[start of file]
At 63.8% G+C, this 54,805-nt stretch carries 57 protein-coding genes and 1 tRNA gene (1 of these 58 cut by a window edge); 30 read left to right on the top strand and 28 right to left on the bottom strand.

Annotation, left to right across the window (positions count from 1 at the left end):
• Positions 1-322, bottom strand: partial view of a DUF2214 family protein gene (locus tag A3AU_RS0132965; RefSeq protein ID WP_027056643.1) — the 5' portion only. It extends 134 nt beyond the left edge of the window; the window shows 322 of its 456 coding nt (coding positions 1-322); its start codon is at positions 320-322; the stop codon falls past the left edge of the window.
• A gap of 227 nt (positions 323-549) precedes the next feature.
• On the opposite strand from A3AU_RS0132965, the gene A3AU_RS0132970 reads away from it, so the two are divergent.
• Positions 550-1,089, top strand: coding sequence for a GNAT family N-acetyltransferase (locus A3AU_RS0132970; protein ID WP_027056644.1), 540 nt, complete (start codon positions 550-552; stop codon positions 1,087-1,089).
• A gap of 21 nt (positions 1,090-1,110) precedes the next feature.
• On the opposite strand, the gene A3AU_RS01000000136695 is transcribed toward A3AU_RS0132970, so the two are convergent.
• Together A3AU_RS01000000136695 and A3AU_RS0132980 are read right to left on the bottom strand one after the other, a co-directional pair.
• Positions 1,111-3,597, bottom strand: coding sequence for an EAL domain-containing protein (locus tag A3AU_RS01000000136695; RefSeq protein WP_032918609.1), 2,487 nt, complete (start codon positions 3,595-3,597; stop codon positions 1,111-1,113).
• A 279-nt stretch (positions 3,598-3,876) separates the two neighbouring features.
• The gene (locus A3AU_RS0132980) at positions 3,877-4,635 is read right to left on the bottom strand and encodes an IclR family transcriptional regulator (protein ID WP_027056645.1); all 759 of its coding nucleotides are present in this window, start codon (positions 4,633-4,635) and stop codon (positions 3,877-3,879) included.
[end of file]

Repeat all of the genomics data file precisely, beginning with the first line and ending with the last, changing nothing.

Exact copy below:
At 63.8% G+C, this 54,805-nt stretch carries 57 protein-coding genes and 1 tRNA gene (1 of these 58 cut by a window edge); 30 read left to right on the top strand and 28 right to left on the bottom strand.

Annotation, left to right across the window (positions count from 1 at the left end):
• Positions 1-322, bottom strand: partial view of a DUF2214 family protein gene (locus tag A3AU_RS0132965; RefSeq protein ID WP_027056643.1) — the 5' portion only. It extends 134 nt beyond the left edge of the window; the window shows 322 of its 456 coding nt (coding positions 1-322); its start codon is at positions 320-322; the stop codon falls past the left edge of the window.
• A gap of 227 nt (positions 323-549) precedes the next feature.
• On the opposite strand from A3AU_RS0132965, the gene A3AU_RS0132970 reads away from it, so the two are divergent.
• Positions 550-1,089, top strand: coding sequence for a GNAT family N-acetyltransferase (locus A3AU_RS0132970; protein ID WP_027056644.1), 540 nt, complete (start codon positions 550-552; stop codon positions 1,087-1,089).
• A gap of 21 nt (positions 1,090-1,110) precedes the next feature.
• On the opposite strand, the gene A3AU_RS01000000136695 is transcribed toward A3AU_RS0132970, so the two are convergent.
• Together A3AU_RS01000000136695 and A3AU_RS0132980 are read right to left on the bottom strand one after the other, a co-directional pair.
• Positions 1,111-3,597, bottom strand: coding sequence for an EAL domain-containing protein (locus tag A3AU_RS01000000136695; RefSeq protein WP_032918609.1), 2,487 nt, complete (start codon positions 3,595-3,597; stop codon positions 1,111-1,113).
• A 279-nt stretch (positions 3,598-3,876) separates the two neighbouring features.
• The gene (locus A3AU_RS0132980) at positions 3,877-4,635 is read right to left on the bottom strand and encodes an IclR family transcriptional regulator (protein ID WP_027056645.1); all 759 of its coding nucleotides are present in this window, start codon (positions 4,633-4,635) and stop codon (positions 3,877-3,879) included.